8 Best Practices for Making Your Offshore Development Team a Success
Trust is a key component of meaningful collaboration for every remote team. Without a considerable effort to foster transparency and encourage bonding between distributed team members, remote teams can be prone to misunderstandings and assumptions that break down trust.
Though remote teammates rarely get a chance to see each other in person, you can use some proactive strategies for more efficient remote team management. They will help you to cultivate a productive working environment and foster strong relationships between teammates.
Are you ready to leave all potential risks behind and build trust with your offshore development team?
Here are some of the best practices to make it happen:
- Discover new ways of hiring offshore teams and collaborating with them. Sometimes a new and fresh solution can work miracles and completely revolutionize your collaboration with the remote teams.
Try using niche tech talent marketplaces such as YouTeam which was built specifically for working with and hiring the remote teams. This is a relatively new but reliable way to set up and run your project in an innovative and trustworthy environment.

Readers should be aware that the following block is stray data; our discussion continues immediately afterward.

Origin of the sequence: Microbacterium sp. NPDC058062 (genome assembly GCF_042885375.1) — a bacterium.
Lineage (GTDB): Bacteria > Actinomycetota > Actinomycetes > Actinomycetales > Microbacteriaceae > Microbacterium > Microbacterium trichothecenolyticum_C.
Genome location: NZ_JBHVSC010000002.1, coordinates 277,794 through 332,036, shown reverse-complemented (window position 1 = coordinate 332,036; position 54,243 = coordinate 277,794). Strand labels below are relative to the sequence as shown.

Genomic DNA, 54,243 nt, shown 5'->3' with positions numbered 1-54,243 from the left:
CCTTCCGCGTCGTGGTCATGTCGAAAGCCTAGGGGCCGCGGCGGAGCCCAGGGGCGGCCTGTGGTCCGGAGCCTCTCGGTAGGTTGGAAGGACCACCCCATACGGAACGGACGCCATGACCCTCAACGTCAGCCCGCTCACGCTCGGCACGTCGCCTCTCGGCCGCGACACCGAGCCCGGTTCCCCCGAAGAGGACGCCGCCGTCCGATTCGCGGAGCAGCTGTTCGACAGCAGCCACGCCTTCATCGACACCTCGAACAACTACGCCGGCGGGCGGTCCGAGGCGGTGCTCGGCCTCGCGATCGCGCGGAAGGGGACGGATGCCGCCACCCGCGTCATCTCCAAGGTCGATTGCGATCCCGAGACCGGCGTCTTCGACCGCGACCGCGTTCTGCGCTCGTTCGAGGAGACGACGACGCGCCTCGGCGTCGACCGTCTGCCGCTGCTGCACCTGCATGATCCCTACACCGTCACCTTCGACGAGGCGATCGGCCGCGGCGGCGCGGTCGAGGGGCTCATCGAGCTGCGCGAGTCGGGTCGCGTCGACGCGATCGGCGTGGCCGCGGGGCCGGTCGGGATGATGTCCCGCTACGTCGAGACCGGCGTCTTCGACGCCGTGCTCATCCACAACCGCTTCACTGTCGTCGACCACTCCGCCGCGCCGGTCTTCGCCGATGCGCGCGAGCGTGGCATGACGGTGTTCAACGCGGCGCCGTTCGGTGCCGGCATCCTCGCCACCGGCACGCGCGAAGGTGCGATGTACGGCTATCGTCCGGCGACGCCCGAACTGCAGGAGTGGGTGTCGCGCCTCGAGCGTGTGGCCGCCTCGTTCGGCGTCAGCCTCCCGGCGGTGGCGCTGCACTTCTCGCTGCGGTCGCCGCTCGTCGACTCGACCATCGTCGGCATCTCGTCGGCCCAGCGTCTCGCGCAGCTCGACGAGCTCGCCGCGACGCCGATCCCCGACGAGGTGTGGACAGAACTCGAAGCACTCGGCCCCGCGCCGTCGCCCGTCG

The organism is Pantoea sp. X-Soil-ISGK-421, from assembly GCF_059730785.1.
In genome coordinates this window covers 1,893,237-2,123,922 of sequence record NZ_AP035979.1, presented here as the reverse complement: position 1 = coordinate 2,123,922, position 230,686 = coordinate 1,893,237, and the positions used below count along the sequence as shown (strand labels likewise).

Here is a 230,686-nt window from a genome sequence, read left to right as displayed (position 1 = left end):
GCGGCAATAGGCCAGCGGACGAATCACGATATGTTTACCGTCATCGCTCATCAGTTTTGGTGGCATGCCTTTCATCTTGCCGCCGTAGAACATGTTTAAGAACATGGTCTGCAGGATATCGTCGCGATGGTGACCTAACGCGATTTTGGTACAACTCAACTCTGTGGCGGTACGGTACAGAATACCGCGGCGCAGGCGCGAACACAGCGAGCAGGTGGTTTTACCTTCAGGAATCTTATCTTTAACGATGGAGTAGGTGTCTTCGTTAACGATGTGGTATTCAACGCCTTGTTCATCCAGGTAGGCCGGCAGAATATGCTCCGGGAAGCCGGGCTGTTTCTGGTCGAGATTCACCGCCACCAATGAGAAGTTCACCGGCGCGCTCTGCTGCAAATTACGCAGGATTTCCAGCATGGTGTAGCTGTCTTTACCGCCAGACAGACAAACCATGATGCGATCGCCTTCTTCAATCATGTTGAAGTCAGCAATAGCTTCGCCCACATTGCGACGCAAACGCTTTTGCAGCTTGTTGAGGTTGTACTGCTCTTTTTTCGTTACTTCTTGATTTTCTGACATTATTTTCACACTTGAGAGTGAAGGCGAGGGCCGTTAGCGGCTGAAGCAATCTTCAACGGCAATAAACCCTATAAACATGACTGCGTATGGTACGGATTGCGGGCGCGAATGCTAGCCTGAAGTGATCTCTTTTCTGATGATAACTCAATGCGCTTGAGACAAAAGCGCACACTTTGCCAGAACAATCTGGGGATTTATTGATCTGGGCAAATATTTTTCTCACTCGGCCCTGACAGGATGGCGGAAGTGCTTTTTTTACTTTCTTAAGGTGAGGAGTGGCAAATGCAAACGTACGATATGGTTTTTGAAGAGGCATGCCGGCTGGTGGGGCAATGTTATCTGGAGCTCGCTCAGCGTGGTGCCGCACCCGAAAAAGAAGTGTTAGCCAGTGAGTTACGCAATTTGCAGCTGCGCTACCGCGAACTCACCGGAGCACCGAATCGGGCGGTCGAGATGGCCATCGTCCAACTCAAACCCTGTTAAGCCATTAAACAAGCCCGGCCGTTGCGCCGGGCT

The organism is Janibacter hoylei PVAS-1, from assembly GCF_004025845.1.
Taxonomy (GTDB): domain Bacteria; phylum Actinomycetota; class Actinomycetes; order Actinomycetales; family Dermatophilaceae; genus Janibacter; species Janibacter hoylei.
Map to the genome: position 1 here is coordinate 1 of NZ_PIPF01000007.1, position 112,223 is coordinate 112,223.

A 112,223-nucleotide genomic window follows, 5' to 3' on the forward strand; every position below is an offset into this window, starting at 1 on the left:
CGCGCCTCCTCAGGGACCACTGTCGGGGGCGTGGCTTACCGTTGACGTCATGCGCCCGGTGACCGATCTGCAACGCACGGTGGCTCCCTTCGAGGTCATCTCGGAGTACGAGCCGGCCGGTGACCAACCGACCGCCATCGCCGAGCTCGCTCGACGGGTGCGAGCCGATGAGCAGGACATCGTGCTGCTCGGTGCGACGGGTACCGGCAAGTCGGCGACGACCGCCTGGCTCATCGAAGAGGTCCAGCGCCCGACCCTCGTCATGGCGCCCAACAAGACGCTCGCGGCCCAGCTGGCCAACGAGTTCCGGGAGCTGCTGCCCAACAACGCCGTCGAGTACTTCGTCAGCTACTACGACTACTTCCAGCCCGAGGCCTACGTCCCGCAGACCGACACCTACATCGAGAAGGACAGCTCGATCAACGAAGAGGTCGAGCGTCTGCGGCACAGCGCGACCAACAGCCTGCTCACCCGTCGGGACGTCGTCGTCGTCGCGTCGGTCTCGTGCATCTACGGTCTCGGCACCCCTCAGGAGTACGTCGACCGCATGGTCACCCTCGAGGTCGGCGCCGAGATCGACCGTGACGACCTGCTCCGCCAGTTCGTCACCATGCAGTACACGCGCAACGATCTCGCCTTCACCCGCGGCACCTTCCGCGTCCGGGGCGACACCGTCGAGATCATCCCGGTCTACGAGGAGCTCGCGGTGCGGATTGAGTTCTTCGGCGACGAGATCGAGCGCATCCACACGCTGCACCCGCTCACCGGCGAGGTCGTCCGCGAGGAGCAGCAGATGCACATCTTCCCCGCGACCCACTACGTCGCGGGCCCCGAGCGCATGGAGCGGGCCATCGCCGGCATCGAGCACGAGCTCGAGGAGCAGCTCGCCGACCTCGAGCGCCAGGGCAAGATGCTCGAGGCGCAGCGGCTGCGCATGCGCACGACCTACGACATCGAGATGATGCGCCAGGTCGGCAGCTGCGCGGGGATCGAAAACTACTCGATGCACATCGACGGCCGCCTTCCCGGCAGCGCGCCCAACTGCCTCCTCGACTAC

- Understand cultural differences. Judith A. Ross, the author of the “Trust Makes the Team Go Round” article in Harvard Business Review, emphasizes that the Americans tend to get straight to the business in emails.
Unfortunately, people from other cultures may consider this as rudeness. It is important to educate both the head office and remote team members on those cross-cultural differences to avoid any misunderstanding and frustration, which can also hamper trust.
- Encourage personal communication. Even if you are far away from your team, you can meet with them in person by traveling to their location and having them travel to your location. Synchronization with the team allows you to break the ice, get to know each other better, and get used to each other’s communication style.
This improves business communication, ensures a smooth workflow, and develops trust. Besides, after visiting your head office, your offshore development team members will have a better understanding of your business and how you organize everything in your office. This will also make them feel that they are a part of your team and create more trust.
- Set clear project requirements. Vague and ambiguous expectations from your offshore development team can ruin trust in seconds. That’s why we recommend that you remain transparent when sharing your expectations, goals, and requirements. You should also check whether your team follows the plan and is on the correct path to achieve the set pre-determined goals.
This can be reached with the help of regular video conferences where each team member is staying in a separate room, so everyone can see each other’s faces. If some of your team members fail to achieve certain goals, the management should find a way to help them fix their problems.
- Clearly explain the roles of each team member. To build mutual trust, it is essential that each team member clearly knows not only their own roles and responsibilities but also those of their teammates. As a result, you can highlight these roles during the meetings so that the members know who is responsible for that specific part of the project.